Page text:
Ray passing from Brazil to Venezuela.

A tragicomedy in 5 acts

Act 1: Border French Guyana/Brazil (2 weeks ago)

After dropping my bike on the street,, the boaters dropped me on the Brazilian bank, quite far away from the customs office for obvious reasons. It took me quite a while to find the office, but I arrived just in time to see the officers closing their shop. The next morning I was back and they sent me to the Sanitari, to get some documents. I did not understand what they wanted, but I always do what people tell me to do, and off I went. EBut every time I asked someone where ithis f…..g Sanitary might be, I was sent to a different direction. One hour later I was back, no Sanitari. The customs officer took my passport and gave it a close exam. Then he noticed that I already had entered his country a few weeks earlier.

Here I see that you were in Brazil before, and you got the permit to stay for 3 months, so you don’t need the Sanitari after all. You can go, welcome to Brazil.

Ok, thanks! What about my passport, do I need some other documents or stamps?

No, as I said you can stay for 3 months, everything is fine.

No entry stamp?

No, no need.

Act 2: Border Brazil/Venezuela: Exit from Brazil  This morning 10 am

I tell the lady that I am going to leave her country. Would she be so kind to stamp my passport please?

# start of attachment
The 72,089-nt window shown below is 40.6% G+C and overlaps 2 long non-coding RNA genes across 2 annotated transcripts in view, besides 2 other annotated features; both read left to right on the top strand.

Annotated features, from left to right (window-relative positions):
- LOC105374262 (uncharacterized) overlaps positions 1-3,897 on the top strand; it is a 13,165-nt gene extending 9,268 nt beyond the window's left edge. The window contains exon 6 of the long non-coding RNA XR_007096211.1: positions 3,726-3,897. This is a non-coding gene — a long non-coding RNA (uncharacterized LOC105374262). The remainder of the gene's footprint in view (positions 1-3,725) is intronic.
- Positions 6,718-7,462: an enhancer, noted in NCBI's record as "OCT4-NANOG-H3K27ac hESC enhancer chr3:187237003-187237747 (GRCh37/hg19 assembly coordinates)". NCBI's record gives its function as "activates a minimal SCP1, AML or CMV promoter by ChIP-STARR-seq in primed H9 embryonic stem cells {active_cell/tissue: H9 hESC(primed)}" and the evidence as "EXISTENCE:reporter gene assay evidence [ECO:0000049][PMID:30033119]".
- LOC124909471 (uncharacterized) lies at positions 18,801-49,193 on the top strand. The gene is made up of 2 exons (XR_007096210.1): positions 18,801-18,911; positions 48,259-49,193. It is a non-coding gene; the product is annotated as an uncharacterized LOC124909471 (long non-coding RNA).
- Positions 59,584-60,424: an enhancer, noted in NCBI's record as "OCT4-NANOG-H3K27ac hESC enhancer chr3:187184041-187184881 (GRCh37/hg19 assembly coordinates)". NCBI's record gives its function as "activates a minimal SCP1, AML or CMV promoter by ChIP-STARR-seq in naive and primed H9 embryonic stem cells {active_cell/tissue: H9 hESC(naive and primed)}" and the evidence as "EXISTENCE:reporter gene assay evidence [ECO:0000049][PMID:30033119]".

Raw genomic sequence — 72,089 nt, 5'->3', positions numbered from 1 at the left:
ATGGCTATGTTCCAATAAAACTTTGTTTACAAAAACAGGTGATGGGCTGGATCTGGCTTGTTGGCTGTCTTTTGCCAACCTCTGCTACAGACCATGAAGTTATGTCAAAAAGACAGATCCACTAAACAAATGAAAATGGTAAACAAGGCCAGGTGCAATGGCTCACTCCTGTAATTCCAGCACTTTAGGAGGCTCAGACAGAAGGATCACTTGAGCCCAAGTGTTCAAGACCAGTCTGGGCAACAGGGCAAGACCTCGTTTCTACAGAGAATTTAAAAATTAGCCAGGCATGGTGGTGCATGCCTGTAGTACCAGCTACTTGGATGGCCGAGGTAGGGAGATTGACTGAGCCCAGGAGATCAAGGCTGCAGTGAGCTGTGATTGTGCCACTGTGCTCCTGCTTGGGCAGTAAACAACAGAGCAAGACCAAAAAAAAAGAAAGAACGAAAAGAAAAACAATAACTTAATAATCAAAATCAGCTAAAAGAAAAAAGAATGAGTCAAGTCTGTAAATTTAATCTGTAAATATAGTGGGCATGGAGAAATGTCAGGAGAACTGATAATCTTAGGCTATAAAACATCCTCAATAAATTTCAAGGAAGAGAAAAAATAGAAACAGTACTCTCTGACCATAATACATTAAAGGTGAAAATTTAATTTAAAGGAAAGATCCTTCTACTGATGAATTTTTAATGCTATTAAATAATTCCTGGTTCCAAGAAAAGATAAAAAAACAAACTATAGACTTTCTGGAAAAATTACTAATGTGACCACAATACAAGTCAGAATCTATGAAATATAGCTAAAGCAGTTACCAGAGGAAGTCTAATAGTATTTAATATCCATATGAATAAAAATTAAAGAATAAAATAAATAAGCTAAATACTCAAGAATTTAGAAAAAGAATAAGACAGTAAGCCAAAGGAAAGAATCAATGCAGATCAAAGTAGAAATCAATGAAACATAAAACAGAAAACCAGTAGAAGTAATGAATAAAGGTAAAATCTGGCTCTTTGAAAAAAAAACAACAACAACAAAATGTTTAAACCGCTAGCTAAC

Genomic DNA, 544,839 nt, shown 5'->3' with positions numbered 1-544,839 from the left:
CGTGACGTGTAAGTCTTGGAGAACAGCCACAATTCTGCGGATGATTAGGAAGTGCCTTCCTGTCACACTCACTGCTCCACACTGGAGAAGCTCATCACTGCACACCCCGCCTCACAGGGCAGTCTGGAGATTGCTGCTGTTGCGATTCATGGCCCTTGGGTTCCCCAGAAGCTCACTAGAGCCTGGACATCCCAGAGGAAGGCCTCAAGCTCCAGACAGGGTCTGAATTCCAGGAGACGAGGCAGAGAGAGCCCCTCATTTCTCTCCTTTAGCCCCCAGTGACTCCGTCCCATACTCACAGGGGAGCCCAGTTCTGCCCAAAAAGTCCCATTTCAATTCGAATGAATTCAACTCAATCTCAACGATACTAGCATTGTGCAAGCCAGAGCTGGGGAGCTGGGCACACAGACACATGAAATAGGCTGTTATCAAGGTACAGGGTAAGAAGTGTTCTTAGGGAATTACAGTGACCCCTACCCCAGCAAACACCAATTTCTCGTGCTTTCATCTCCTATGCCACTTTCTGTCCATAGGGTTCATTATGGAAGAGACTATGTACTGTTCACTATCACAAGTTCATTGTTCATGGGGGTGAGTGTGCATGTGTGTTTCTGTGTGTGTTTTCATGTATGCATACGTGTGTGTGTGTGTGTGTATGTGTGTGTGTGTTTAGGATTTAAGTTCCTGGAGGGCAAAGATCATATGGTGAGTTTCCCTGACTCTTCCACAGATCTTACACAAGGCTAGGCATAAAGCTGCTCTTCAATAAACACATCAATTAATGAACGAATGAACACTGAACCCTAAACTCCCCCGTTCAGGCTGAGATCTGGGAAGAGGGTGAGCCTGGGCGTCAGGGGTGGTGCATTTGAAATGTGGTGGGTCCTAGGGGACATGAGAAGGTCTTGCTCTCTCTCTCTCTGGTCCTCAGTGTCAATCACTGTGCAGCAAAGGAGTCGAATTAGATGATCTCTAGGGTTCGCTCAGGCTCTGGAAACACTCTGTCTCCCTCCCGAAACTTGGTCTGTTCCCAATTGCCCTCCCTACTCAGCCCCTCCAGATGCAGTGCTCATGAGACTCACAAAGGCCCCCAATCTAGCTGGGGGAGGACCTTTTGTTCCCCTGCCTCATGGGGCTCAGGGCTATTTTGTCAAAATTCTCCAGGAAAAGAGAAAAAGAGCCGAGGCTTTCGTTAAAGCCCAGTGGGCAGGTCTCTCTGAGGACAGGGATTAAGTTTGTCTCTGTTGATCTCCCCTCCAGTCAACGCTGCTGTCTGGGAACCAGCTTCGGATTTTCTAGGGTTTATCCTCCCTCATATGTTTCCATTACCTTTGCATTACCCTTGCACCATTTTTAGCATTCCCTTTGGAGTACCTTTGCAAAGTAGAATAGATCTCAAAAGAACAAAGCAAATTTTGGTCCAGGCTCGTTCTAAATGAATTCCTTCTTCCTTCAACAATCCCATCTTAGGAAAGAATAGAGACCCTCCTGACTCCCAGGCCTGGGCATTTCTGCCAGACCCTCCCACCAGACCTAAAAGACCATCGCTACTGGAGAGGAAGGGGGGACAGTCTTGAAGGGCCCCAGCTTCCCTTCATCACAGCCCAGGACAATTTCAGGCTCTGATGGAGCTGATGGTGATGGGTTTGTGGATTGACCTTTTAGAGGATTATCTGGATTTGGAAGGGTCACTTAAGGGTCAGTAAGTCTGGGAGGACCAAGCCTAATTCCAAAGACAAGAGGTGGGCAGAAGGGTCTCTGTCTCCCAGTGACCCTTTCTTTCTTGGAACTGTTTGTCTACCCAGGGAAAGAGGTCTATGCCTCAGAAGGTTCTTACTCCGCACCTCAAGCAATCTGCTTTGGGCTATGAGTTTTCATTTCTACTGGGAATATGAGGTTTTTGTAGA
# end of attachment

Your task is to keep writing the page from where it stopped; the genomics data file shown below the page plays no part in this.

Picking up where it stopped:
When and where did you enter Brazil, I see no entry stamp?

I tell her the story from Act 1: She shakes her head.

If there is no entry stamp, I cannot give you an exit stamp

She did not have to tell me that, some things are quite obvious. So, what now?

As far as I am concerned, you are not in Brazil, you can go, good bye.

Act 3: Border Brazil/Venezuela: Entry to Venezuela  10.30 am

Hi, I am Ray, and I want to re-enter your beautiful country!

Where is your exit stamp from Brazil?

Ok. Let’s go for the whole story once more. But this time it does not work.

No exit stamp from Brazil, no entry stamp from Venezuela.

Another thing I knew before he told me. So, what now? We discuss, I try to convince them, but in vain. Meantime the boss, and the boss of the boss were there, studying my passport. Then: the solution:

You must go back to Brazil, enter the country, spend one  night there, leave the country again, get a nice stamp, come to see us again, and “Welcome to Venezuela”

Yes, but…..the Brazilians will ask for an exit stamp from Venezuela…..

My old friend Franz Kafka would have loved this story, I am sure.

And off we are for another round of passport studies, until finally one clever boy states:

Hey, where is your exit stamp from Venezuela, when you left the country last time?

Wow! From officer to boss, from boss to boss of boss, the second round of passport studies starts. The guy is right: When I left the country, I got a lot of stamps, but no exit stamp from the police. Meantime I try to activate my little brain; I do not want to spend the rest of my life between two borders. And I find the solution, quite simple:

“Well, if there is no exit stamp, I am still officially in Venezuela, and I do not have to enter, and it was nice to chat with you guys, bye bye.

Not bad, but not enough. Let’s move over to

Act 4: Same border, same people, 11.00 am